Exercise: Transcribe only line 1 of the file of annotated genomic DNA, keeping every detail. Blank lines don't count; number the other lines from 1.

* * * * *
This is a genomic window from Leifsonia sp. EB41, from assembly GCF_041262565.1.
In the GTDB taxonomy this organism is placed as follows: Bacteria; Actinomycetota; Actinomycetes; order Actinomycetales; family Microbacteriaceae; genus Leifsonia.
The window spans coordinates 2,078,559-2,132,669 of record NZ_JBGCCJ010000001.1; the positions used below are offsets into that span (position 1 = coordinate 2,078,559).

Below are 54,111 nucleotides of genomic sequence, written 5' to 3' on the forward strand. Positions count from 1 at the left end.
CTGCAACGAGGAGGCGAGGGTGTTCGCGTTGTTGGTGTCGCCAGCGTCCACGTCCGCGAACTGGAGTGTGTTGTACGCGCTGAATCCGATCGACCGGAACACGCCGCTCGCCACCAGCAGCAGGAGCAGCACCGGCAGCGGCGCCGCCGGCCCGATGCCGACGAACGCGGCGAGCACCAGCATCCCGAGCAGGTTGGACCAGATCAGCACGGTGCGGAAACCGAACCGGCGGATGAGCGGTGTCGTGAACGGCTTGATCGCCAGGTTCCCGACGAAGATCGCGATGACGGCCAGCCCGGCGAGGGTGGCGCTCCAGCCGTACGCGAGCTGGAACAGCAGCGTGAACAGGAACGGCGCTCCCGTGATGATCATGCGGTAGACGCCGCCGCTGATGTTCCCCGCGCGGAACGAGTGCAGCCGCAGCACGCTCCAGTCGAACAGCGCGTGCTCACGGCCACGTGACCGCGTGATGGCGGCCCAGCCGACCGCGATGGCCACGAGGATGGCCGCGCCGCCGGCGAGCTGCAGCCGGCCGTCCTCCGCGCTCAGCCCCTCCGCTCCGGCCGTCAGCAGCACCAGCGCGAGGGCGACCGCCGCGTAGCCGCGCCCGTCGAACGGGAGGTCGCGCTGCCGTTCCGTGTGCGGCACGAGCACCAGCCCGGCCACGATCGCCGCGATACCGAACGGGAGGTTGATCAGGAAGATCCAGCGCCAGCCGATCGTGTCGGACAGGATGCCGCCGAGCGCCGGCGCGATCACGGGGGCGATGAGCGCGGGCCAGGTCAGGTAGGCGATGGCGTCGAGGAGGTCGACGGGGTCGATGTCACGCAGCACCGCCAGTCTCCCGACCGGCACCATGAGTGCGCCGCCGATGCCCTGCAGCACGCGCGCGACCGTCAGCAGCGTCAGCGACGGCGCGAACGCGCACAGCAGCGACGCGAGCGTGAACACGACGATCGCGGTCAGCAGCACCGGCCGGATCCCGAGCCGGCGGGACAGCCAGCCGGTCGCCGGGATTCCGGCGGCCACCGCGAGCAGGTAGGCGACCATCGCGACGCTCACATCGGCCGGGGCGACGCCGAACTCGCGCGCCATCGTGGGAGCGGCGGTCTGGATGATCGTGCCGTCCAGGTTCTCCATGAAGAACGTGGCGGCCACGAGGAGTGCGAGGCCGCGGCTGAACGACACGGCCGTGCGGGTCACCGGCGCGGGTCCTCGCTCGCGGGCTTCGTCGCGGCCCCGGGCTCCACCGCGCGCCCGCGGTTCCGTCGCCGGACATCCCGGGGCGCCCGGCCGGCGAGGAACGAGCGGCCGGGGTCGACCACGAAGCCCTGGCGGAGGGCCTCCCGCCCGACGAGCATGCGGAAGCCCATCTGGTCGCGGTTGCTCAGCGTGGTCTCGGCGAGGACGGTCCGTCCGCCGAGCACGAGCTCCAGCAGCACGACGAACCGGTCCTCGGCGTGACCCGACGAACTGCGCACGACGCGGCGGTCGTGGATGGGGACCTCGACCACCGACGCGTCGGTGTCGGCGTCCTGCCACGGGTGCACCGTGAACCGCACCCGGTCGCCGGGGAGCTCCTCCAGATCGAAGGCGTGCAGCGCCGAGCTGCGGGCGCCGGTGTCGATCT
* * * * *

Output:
This is a genomic window from Leifsonia sp. EB41, from assembly GCF_041262565.1.